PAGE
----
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by David McKee


Elmer explores questions like “How do differences impact friendships?” and “Must we fulfill our social roles and obligations?”

Elmer the elephant is covered in a colorful patchwork pattern. But his appearance isn’t the only unusual thing about Elmer–he’s also got a different sense of humor. Will his community ever accept him? Will he ever learn to accept himself?

Read aloud video by Dramatic StoryTime Theater

Guidelines for Philosophical Discussion

In Elmer, Elmer, the patchwork elephant, enjoys the role of being the clown of the elephant herd. All the other elephants laugh at his jokes and enjoy the games that he comes up with. But one day, Elmer stops having fun playing with the other elephants and decides to leave. Elmer raises questions about the value of diversity between friends and in communities, as well as the nature of social roles and whether or not you can decide to accept or abandon them.

Differences and Friendship

Many ancient philosophers saw differences between two friends to be essential for their friendship. Aristotle quantified the value of differences between a pair of friends as a kind of mirroring effect. You can analyze yourself by comparing yourself to your friends. You might ask yourself what you admire in your friends, such as kindness or generosity, and whether or not you ought to aspire to the same virtues.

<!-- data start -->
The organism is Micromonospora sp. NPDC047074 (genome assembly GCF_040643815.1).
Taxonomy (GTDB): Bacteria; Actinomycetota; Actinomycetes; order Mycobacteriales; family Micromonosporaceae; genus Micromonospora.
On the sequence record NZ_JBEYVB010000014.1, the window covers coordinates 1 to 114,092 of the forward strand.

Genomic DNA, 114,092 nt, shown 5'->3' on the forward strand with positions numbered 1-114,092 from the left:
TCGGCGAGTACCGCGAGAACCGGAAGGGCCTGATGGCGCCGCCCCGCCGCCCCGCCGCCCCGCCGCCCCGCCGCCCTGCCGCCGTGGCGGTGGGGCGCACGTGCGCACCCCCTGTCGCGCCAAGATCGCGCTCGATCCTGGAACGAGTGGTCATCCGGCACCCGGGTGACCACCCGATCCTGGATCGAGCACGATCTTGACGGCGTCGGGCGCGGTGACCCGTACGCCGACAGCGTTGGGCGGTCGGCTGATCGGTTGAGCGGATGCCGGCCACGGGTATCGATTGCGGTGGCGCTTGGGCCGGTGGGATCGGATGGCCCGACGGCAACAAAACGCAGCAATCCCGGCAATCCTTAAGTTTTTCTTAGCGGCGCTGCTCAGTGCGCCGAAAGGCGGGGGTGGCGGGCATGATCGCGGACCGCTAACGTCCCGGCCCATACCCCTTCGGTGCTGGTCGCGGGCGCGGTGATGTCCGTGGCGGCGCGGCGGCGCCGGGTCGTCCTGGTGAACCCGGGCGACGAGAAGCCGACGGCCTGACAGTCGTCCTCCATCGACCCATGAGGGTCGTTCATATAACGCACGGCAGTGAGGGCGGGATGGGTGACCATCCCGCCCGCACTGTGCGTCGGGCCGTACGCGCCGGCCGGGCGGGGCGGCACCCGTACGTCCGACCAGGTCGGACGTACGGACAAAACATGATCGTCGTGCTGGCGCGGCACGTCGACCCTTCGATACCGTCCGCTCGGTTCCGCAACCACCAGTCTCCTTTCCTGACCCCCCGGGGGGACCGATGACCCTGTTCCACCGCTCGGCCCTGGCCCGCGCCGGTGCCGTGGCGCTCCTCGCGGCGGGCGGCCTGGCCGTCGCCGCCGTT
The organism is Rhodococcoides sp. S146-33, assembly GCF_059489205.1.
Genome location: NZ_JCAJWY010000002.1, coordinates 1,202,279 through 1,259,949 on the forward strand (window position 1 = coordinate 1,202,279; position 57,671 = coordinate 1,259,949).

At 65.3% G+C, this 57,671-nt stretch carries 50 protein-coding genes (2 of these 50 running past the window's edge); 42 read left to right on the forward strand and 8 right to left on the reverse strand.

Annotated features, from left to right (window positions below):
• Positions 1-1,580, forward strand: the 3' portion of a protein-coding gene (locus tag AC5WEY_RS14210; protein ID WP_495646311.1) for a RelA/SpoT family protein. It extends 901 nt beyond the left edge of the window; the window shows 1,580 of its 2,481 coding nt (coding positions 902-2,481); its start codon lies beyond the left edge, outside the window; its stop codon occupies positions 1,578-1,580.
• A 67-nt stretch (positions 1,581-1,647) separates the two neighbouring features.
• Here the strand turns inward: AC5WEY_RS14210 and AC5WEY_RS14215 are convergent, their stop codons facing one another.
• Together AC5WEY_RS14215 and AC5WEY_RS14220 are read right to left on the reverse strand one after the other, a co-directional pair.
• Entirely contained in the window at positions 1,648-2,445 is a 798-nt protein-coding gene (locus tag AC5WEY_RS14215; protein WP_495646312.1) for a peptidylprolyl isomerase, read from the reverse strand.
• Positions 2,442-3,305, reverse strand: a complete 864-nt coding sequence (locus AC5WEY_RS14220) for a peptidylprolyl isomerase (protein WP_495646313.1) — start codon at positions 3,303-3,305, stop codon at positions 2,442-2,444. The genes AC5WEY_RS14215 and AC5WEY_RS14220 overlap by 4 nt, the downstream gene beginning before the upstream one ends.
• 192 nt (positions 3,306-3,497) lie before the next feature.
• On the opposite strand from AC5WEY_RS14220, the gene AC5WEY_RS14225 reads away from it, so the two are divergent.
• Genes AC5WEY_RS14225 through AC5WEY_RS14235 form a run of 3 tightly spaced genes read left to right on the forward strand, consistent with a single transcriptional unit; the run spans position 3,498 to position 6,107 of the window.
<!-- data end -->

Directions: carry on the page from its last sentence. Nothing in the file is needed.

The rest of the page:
Surely, however, friends do not try to resolve all their differences. You might appreciate your friend’s musical talent, for example, but feel no inclination to imitate it. As such, you might ask students why they look up to their friends, and, subsequently, which qualities they would like to adopt for themselves. As an extension of this line of inquiry, one might ask if being friends with somebody changes who you are.

Another question that arises from Elmer is this: should the other elephants be as funny as Elmer? Perhaps some virtues, such as having a good sense of humor, are not universal but instead define specific social roles. Is Elmer simply a jokester, fulfilling a specific role in his community? Is it OK to laugh at all your friend’s jokes but never make any of your own?

Social roles and obligation